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Trump seeks to reduce asylum claims by designating Guatemala "safe"



Donald Trump receives $ 2.5 billion in federal wall funding, claiming a big win for his immigration agenda: a treaty designating Guatemala as safe for asylum seekers.

On Friday afternoon, the US and Guatemala signed in Guatemala instead.

According to a new rule implemented by the Trump administration earlier this month, people seeking asylum at the US border want to be turned they are passed through another safe country – a "safe third country," as they are called – before reaching the United States.

Secretary of State Enrique Degenhart and Trump, acting agent Homeland Security Secretary Kevin McAleenan, technically designates Guatemala as a safe third country.

Notably, it does not do so due Nevertheless, the movement is expected to curb migration from Guatemala, Honduras, and El Salvador to the Central American countries from which the bulk of asylum seekers at the US border originate.

The signing ceremony on Twitter [http://www.global-pictures.org/]is currently being published by the United States.

Jimmy Morales, a canceled visit to Washington from Guatemala's President, and threats from the Trump administration of tariffs.

Trump celebrates the treaty as a victory on Friday, calling it a "landmark agreement" that wants to "put the coyotes and smugglers out of business."

Morales was less optimistic, saying on social media on Friday that the deal wants to help Guatemala escape "drastic sanctions."

Many details of the agreement, which would last for two years, remain murky. Guatemalans seeking asylum, Spanish-language version of the agreement released on Twitter. The White House has not released its own version of the agreement.

The new policy would, "with few exceptions, make it extraordinarily difficult for anyone not coming from Mexico or on a plane to be eligible for asylum in the US, "Vox's Jen Kirby has reported. And it has been controversial since talks between the US and Guatemala began earlier this summer.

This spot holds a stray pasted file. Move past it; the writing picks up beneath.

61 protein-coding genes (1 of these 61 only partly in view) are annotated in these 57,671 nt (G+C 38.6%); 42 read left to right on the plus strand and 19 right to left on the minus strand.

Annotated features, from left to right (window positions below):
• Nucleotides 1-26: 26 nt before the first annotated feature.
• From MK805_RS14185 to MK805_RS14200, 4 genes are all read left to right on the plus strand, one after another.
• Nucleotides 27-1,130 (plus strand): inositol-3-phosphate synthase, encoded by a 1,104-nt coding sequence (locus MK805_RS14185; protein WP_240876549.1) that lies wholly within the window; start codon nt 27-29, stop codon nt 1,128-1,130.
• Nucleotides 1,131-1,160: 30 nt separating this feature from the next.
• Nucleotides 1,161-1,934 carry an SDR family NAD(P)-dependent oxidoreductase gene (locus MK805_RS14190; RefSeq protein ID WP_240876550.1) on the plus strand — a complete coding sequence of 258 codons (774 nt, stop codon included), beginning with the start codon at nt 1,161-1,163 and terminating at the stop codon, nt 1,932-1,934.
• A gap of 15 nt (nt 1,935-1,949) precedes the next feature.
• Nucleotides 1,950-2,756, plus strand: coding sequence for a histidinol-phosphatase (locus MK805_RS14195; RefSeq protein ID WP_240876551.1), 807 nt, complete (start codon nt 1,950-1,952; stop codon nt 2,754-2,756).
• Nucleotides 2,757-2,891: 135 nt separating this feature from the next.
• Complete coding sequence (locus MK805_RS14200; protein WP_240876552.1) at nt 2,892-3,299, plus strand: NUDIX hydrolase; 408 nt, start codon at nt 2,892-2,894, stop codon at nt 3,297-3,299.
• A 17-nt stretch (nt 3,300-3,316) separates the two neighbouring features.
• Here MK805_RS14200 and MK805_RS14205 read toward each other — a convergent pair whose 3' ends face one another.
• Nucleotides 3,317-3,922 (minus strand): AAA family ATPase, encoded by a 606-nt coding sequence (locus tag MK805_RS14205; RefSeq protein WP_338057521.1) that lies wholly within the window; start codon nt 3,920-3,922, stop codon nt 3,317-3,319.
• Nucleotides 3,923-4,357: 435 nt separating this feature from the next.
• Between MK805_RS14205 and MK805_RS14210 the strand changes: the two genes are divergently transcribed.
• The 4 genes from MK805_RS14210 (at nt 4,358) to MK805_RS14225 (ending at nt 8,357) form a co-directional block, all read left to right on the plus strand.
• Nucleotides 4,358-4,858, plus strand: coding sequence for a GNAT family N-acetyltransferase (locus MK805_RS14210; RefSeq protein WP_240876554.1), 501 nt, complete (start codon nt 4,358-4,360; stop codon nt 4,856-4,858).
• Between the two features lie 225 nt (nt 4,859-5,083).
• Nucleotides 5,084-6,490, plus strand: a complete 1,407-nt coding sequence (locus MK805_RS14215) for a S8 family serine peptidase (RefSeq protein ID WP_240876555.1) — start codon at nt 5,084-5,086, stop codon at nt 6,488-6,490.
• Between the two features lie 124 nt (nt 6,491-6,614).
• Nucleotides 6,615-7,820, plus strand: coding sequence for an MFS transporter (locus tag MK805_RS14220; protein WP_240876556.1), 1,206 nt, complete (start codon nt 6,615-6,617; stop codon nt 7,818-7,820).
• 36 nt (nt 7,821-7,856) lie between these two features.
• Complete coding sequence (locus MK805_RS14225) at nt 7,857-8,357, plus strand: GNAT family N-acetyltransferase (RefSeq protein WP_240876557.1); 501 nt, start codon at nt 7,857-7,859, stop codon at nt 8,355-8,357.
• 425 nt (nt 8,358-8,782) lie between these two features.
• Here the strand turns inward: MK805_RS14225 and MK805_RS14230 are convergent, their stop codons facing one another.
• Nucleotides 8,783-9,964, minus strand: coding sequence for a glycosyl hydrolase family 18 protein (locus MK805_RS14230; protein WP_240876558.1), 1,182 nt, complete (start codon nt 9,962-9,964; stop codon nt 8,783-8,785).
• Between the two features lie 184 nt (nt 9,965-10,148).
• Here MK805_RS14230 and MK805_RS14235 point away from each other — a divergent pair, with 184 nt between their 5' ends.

Guatemala has similar levels of gang-related violence as its neighbors; MS-13 and other gangs operate across all three countries. Migrants from the three countries have contributed to the spike in border crossings in the past year, with nearly 150,000 asylum-seeking families arriving from Guatemala since October 2018, by contrast to US Customs and Border Protection figures.

By contrast, 262 people applied for asylum in Guatemala between January and November 2018, according to the United Nations refugee agency, UNHCR.

"Guatemala is in no way safe for refugees and asylum seekers, and all the strong-arming in the world will not make it so," said Eric Schwartz, President of Refugees International, in a statement. "This agreement also violates US law and wants to put some of the most vulnerable people in Central America in grave danger."

The prospect of such a treaty faced opposition to within Guatemala. The country's highest court grants three times to stop its government signing an agreement without congressional approval. Guatemala's President, postponed a scheduled visit to Washington.

"The government of the republic reiterates that it does not sign an agreement to convert Guatemala into a safe third country," the government